Diane Monroe

2018 PEW FELLOW
Updated
18 Jun 2018

diane-monroe-pew-fellow-2018-02-web.jpg

Diane Monroe, 2018 Pew Fellow. Photo courtesy of the artist. 

diane-monroe-pew-fellow-2018-05-web.jpg

Diane Monroe, 2018 Pew Fellow. Photo courtesy of the artist. 

diane-monroe-pew-fellow-2018-01-web.jpg

Diane Monroe, 2018 Pew Fellow. Photo courtesy of the artist. 

“What I feel is at stake in my work—and the work I long to do—is the courage and skill to escape/abandon classifications of style and genre in order to make music that speaks distinctively from my own history, experience, and imagination.”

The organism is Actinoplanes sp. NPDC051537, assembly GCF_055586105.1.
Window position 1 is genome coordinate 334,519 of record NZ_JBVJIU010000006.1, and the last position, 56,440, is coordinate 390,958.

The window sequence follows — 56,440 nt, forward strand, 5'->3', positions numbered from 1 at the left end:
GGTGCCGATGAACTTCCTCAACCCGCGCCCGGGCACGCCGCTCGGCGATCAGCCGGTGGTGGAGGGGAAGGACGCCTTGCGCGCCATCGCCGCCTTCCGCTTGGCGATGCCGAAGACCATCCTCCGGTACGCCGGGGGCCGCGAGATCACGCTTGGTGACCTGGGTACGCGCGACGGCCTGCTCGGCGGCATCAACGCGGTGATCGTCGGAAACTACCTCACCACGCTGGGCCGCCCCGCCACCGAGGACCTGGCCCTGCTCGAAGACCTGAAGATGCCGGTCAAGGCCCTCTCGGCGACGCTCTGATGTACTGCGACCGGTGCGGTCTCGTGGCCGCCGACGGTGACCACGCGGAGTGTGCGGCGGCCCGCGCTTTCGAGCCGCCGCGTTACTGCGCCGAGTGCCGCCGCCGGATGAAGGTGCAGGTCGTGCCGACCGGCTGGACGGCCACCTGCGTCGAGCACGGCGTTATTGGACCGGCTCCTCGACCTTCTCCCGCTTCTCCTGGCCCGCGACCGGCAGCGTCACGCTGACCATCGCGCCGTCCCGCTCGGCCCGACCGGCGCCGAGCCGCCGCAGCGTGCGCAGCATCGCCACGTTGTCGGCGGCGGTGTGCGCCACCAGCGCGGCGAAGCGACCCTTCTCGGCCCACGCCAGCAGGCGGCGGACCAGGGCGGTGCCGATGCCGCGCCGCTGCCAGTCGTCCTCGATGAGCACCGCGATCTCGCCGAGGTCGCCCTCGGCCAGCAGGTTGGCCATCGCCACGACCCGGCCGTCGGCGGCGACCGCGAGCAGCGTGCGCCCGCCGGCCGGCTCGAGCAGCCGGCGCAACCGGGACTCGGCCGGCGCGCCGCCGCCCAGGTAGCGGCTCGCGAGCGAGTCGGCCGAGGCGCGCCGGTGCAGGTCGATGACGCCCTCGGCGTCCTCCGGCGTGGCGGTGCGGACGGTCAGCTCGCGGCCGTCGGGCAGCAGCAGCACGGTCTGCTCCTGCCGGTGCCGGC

A composer and violinist, Diane Monroe bridges classical string repertoire, jazz and blues improvisation, African and African American musical traditions, and contemporary experimental music. Lauded by The Philadelphia Inquirer for having “one foot in the old world and another stylish one in the new,” Monroe is known for her ability to expressively interpret and improvise varying musical styles and periods in both European classical and American jazz traditions. Her cross-genre work has included engagements with artists and groups such as Pew Fellows Bobby Zankel, Odean Pope, and John Blake; the Max Roach Double Quartet; Harlem Symphony Orchestra; and Bang on a Can All Stars. Monroe has been leading her own ensembles for more than 15 years, including The Diane Monroe Quartet and a duo with her longtime musical partner, vibraphonist Tony Miceli, with whom she released the album Alone Together in 2014. Monroe received a 2018 Center Project grant to create Violin Woman, African Dreams, an evening-length suite inspired by Philadelphia’s The Colored Girls Museum, a singular house museum located in Philadelphia’s Germantown neighborhood.